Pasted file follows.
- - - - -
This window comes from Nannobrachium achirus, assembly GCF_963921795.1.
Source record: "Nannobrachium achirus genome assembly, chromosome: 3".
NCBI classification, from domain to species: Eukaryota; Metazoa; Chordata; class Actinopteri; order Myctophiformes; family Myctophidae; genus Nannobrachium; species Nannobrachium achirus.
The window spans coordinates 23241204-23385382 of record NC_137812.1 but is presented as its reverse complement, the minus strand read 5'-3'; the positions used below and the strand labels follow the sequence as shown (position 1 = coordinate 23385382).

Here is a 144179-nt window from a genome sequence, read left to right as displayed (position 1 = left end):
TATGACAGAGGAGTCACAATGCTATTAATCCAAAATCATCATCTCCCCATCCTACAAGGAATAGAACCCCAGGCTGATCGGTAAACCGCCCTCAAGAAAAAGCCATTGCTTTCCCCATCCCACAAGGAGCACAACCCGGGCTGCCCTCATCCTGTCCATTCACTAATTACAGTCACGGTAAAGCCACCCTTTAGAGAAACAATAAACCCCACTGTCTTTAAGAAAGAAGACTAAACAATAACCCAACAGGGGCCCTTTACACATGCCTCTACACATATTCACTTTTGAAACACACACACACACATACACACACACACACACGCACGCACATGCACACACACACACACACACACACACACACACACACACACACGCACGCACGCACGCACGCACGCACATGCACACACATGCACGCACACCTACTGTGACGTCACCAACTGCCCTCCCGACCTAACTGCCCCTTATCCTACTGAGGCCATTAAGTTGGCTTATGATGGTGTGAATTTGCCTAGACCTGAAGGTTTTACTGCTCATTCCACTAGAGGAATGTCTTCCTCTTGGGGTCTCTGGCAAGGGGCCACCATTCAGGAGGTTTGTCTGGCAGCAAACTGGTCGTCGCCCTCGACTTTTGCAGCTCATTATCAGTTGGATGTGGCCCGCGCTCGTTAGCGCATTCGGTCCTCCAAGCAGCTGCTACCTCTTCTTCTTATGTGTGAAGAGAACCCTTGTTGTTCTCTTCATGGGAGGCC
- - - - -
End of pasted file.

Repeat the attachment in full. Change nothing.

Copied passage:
This window comes from Nannobrachium achirus, assembly GCF_963921795.1.
Source record: "Nannobrachium achirus genome assembly, chromosome: 3".
NCBI classification, from domain to species: Eukaryota; Metazoa; Chordata; class Actinopteri; order Myctophiformes; family Myctophidae; genus Nannobrachium; species Nannobrachium achirus.
The window spans coordinates 23241204-23385382 of record NC_137812.1 but is presented as its reverse complement, the minus strand read 5'-3'; the positions used below and the strand labels follow the sequence as shown (position 1 = coordinate 23385382).

Here is a 144179-nt window from a genome sequence, read left to right as displayed (position 1 = left end):
TATGACAGAGGAGTCACAATGCTATTAATCCAAAATCATCATCTCCCCATCCTACAAGGAATAGAACCCCAGGCTGATCGGTAAACCGCCCTCAAGAAAAAGCCATTGCTTTCCCCATCCCACAAGGAGCACAACCCGGGCTGCCCTCATCCTGTCCATTCACTAATTACAGTCACGGTAAAGCCACCCTTTAGAGAAACAATAAACCCCACTGTCTTTAAGAAAGAAGACTAAACAATAACCCAACAGGGGCCCTTTACACATGCCTCTACACATATTCACTTTTGAAACACACACACACACATACACACACACACACACGCACGCACATGCACACACACACACACACACACACACACACACACACACACACGCACGCACGCACGCACGCACGCACATGCACACACATGCACGCACACCTACTGTGACGTCACCAACTGCCCTCCCGACCTAACTGCCCCTTATCCTACTGAGGCCATTAAGTTGGCTTATGATGGTGTGAATTTGCCTAGACCTGAAGGTTTTACTGCTCATTCCACTAGAGGAATGTCTTCCTCTTGGGGTCTCTGGCAAGGGGCCACCATTCAGGAGGTTTGTCTGGCAGCAAACTGGTCGTCGCCCTCGACTTTTGCAGCTCATTATCAGTTGGATGTGGCCCGCGCTCGTTAGCGCATTCGGTCCTCCAAGCAGCTGCTACCTCTTCTTCTTATGTGTGAAGAGAACCCTTGTTGTTCTCTTCATGGGAGGCC